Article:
"Many Happy Returns of the Day."



“Many Happy Returns of the Day.”



I2ilt June, 1925. Dear Sir, _

May I be permitted to offer you, on the occasion of the first Birthday of THE BROOKLANDS GAZETTE, my very sincere congratulations.

THE BROOKLANDS GAZETTE has undoubtedly filled a very definite want in the motor world—that of a paper entirely devoted to the sporting side, conducted by one wise in competition matters, and with a wide knowledge of competing men and machines.

The paper has made steady progress, each issue being, if possible, more full of interest than its predecessor, and the feeling conveyed to your readers is that by a happy blend of Editorial tact they really run their own paper. May THE BROOKLANDS GAZETTE enjoy very many birthdays is the wish of Yours sincerely,


8th June, 1925. Dear Sir,

We believe that your next issue will be your anniversary issue, and we are just writing to say that we consider THE BROOKLANDS GAZETTE to be one of the bright spots in the motoring world, and to be a magazine of great topical interest to all motorists.

As an advertising medium, we must say we have found it to be quite good, and while congratulating you on your issue, we wish you every success with your magazine in the future. Yours faithfully,

(Signed) C. J. JOYCE. The Editor, THE BROOKLANDS GAZETTE, Dear Sir,

I gladly join the many who offer their congratulations on your Anniversary Number.

By a happy combination of interesting and enlivening features, THE BROOKLANDS GAZETTE has won for itself a secure place in the esteem. of the motoring public. I hope that the success of the undertaking will be increased. Yours faithfully,

(Signed) C. W. BRETT. The Editor, THE BROOKLANDS GAZETTE, Dear Sir,

We understand that this is the anniversary of your publication, and the writer wishes to congratulate you on providing such a pithy little periodical for those interested in racing cars. Being interested in a Sports car ourselves, namely the Alvis, we feel that the periodical is most engaging reading, and that every motorist who is concerned in motor cars in general, and sports cars in particular, should become a subscriber to your publication. You are the only paper to write on sporting cars, and the questions dealing with them are so thoroughly interesting that we wish you continued prosperity and success. Yours faithfully,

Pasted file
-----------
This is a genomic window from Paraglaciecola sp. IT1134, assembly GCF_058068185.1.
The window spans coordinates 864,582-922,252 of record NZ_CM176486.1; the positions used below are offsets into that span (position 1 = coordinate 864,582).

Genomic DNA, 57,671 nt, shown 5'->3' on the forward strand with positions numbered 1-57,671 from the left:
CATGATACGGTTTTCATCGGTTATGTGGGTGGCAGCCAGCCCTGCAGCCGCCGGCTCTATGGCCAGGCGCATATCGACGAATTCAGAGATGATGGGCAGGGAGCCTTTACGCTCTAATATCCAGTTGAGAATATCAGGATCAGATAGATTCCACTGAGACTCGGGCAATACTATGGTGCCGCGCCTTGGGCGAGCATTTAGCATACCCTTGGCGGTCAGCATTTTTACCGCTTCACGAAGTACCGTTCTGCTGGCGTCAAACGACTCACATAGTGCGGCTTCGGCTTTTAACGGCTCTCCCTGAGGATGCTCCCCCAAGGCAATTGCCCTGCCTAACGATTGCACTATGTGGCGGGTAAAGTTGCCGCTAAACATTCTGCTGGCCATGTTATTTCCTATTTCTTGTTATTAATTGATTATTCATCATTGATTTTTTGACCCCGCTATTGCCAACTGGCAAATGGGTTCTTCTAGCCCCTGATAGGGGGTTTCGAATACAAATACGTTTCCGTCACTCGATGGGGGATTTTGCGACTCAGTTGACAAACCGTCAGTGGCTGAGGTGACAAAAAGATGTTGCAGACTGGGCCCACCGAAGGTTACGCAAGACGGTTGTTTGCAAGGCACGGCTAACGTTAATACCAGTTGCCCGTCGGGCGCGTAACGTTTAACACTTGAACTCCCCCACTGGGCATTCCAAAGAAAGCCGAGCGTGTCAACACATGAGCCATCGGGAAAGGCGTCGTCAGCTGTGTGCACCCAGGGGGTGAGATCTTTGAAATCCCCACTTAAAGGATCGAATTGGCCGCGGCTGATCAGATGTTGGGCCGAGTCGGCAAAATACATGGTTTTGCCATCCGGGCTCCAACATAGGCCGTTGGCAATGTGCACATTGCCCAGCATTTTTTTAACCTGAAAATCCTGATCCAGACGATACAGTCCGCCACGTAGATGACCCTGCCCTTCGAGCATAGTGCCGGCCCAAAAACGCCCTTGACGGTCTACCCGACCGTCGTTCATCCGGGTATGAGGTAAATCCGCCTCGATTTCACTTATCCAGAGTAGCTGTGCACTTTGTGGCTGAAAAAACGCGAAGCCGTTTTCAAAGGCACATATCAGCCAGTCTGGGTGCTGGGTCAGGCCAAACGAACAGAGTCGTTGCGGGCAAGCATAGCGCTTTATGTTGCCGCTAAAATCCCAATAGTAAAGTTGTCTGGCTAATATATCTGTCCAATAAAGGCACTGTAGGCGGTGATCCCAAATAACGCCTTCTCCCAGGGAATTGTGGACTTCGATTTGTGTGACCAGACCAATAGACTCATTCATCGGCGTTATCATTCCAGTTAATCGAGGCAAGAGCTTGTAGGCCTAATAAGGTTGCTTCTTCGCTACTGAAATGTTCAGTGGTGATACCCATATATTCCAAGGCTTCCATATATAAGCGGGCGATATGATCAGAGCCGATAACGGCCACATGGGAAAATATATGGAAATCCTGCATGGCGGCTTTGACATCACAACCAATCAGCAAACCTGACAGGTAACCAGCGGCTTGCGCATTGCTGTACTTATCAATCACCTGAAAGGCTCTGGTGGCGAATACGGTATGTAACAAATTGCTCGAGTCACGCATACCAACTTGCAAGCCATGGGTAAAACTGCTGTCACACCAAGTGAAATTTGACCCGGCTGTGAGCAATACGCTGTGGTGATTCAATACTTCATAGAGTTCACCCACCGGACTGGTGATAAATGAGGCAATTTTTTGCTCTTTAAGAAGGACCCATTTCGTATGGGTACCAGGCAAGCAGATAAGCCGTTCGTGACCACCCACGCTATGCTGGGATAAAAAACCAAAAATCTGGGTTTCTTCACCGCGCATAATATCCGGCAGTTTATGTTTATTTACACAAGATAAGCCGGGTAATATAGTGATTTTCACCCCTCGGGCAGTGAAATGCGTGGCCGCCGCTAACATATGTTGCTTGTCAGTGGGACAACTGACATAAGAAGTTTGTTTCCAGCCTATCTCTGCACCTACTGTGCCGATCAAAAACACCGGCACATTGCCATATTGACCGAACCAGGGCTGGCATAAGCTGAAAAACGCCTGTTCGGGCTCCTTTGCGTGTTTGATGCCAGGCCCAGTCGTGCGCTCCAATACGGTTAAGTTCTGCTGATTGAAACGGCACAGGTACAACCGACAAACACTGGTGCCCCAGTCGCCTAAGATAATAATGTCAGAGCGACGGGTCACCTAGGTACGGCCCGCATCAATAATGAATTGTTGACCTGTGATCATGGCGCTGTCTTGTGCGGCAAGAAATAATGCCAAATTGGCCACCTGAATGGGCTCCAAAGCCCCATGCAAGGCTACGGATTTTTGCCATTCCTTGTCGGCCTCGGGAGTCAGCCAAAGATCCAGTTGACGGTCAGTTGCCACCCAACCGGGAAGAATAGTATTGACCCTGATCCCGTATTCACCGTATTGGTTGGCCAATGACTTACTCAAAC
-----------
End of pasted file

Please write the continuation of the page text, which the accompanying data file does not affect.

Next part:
17th June, 1925. Dear Sir,

Will you please accept my congratulations on the occasion of the anniversary of THE BROOKLANDS GAzErrE. I am a very interested supporter of THE BROOKLANDS GAZETTE, chiefly because I am a keen supporter of Brooklands events.

This again, is because I have very decided opinions about the value of Brooklands in the direction of the modern development of motor car design, and I know by intimate experience how much the Alvis Company, and all purchasers and users of Alvis Cars, have benefited thereby. It is a sign of the times that a very rapidly increasing section of the public is taking a keen interest in Brooklands events, and in all that they imply, and this is much to the good of the great motor industry of this country.

The value of THE BROOKLANDS GAZETTE in fostering and developing this spirit is very excellent indeed, and on the occasion of its anniversary everybody of the Alvis Company wishes it continued health and prosperity. Yours faithfully, For Alvis Car & Engineering Co., Ltd., T. G. JOHN,

Managing Director. The Editor, THE BROOKLANDS GAZETTE, Dear Sir,

I have much pleasure in saying how extremely valuable and interesting this journal is. It is the only journal, to my mind, which really embraces the sport of Motor Racing and Competitions, not only in this country but also abroad, which is not only of great interest to the motor racing habitués and public, but also to the motoring world as well.

My own candid opinion is, that the tendency towards the decline of motor racing in this country has been, in the past, a good deal due to the fact that there was no particular journal which devoted itself entirely to this sport, although, of course, there has been a certain amount of space devoted to it in other Motoring Journals, but this has also been fused with other motoring matters as well. In this case, the journal is devoted solely to these Competitions, and must have the effect of causing Much more interest.

In conclusion, I cannot help feeling that it is a great pity that the big trade motoring organisations do not allow a moderate proportion of their gigantic reserve of funds to encourage this sport, because it is of far more national importance than they will admit or give credit for.

To my mind, it is a ridiculously conservative idea, because there is no doubt that the efficiency of modern motor cars is entirely due to motor racing and competitions, also, the development of our aero engines is considerably due to this sport.

If better prize money was given, better races organised (by this I mean more Long Distance Races, particularly on the road, should this Act of Parliament be passed), it would then be an encouragement for the manufacturers to build racing cars, not only to improve their own manufactures, but also to improve the breed as a whole.

So much money is spent on quite insignificant things, and it seems to me a very great pity that more generosity is not shown towards this form of sport and competition as is done on the Continent. Yours faithfully,

A. G. MILLER, Captain. The Editor, THE BROOKLANDS GAZETTE, Dear Sir,